I got invited to Google Wave on the weekend. Finally. I was skeptical of
Wave at first as I am with all things Google. I watched the presentation
and was left thinking, “Yeah that’s neat but what is it good for?”
Planning trips and chatting with my friends doesn’t need a radical new
Internet protocol. To say the least I was rather “under-whelmed.”
Being the nerd I am, I thought about RPGs. I’ve read about a few early experiments on Wave and the prospects looked good. Certainly better than play-by-post and less chaotic than a chat room. Wave itself may be hard to explain as a concept but for playing games it suddenly became clear. Since I didn’t have any invites to bring in my own friends I decided to take the plunge and GM my own Wave.
The decision of what game to play was pretty easy for me. I’ve been wanting to play some of the “retro-clones” of Dungeons and Dragons for some time now. I’ve just had trouble convincing my gaming group to give it a try. We’re all invested in the latest shiny edition and don’t want to let our hard earned dollars collect dust. So I picked Swords and Wizardy.
I had tried Microlite 74 to many groans one evening when half our group
decided not to show up for our scheduled game. I had thought that it
would be nice to try because it had such a small little booklet that
learning the rules to get a quick session going would be painless. Boy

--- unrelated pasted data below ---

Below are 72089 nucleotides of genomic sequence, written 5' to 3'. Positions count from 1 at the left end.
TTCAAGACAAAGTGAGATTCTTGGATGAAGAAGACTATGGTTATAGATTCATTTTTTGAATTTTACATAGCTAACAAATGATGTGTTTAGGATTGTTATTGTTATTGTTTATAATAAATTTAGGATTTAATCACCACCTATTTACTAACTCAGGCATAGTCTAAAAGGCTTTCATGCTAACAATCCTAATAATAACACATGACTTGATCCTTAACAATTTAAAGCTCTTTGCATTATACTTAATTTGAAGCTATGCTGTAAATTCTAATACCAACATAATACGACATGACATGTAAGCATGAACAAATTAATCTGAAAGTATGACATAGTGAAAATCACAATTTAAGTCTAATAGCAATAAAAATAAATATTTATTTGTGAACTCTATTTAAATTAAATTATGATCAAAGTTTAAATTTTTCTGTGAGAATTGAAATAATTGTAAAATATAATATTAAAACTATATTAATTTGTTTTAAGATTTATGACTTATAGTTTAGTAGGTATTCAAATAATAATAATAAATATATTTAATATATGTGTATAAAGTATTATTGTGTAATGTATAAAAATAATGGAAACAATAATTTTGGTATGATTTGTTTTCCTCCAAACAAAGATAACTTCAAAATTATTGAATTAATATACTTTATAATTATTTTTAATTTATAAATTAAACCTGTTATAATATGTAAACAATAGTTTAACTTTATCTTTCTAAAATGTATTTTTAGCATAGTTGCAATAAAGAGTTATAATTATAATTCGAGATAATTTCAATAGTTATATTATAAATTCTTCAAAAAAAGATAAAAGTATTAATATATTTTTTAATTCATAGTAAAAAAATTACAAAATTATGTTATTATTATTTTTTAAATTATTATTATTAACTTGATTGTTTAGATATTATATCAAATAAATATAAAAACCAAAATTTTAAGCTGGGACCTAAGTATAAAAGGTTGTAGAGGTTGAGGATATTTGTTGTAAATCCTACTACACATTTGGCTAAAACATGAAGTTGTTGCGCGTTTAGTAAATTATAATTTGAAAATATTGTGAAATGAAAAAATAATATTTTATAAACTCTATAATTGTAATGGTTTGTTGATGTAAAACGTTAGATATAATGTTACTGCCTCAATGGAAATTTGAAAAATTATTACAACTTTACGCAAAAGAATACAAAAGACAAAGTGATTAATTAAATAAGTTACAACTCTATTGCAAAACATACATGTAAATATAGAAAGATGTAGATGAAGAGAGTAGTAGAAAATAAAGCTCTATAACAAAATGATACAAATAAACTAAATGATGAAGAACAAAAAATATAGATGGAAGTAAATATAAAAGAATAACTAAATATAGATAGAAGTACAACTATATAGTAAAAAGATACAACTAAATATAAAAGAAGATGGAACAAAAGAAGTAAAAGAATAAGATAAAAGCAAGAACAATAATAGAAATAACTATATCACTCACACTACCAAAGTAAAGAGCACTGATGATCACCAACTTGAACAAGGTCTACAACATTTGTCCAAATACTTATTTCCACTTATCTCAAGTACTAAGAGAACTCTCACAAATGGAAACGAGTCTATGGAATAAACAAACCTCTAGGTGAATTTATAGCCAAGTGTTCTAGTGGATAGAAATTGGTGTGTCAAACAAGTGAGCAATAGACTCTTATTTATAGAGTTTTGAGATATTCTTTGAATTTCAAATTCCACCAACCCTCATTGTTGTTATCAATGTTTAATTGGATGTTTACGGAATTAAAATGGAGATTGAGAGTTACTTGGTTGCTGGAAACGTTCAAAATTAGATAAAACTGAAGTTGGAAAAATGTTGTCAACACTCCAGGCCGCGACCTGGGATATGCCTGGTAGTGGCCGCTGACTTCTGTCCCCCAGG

was I wrong. I still like the concept, but the rules were just a little
too vague and left glaring omissions. The players kept turning to me
with questions that I couldn’t find answers for. Naturally I winged it,
but they’re all reasonably intelligent adults and saw through it. We had
a bit of fun, but it was really hard to tell whether we were “doing it
right” or what. Too much confusion.
I picked Swords and Wizardry because it was still rules-light despite the core books hefty 100+ pages. Chgowiz, an RPGBN and one of the players in this new Wave game, wrote a Quick Start Guide for [S&W] which would ease new players in. Two birds with one stone and the rule book is pretty clear and easy to follow. No omissions as far as I can tell.
I also chose it because the older versions of Dungeons and Dragons were far less reliant on grids and miniatures. Until some interesting extensions become available to Wave, it feels more condusive to stay in the text realm. Instead we can use our imaginations and just ball-park the unique situations with hand-drawn sketches. With the ability to create new sub-conversation threads on the fly and to edit any text in a Wave, I think we have all the tools we need to collaboratively move the game forward with minimal fuss.
So what is playing on Wave like?
Well I don’t know yet. We’re still rounding up players, generating characters, and formulating the background of the adventuring party. However, Wave has certainly made even this aspect of the game much easier. It is sort of like being at the table: the dice bot rolls all the dice in a blip in a Wave and real-time conversations can happen to discuss various aspects of character creation as they surface. Waves can get pretty cluttered fast with all the conversations inter-mingling with the documents you’re creating; so we’ve found that pruning your Wave becomes a necessary evil. Fortunately it’s not hard but it could be easier. Either way, we’ve yet to get to the gaming part but so far so good.
I decided to follow a couple of guides in setting up this adventure. You can think of them as emerging standards or formats for roleplaying on Google Wave. I think I’m going to end up cherry-picking ideas from the lot into my own game. I’ll report the results as we progress here.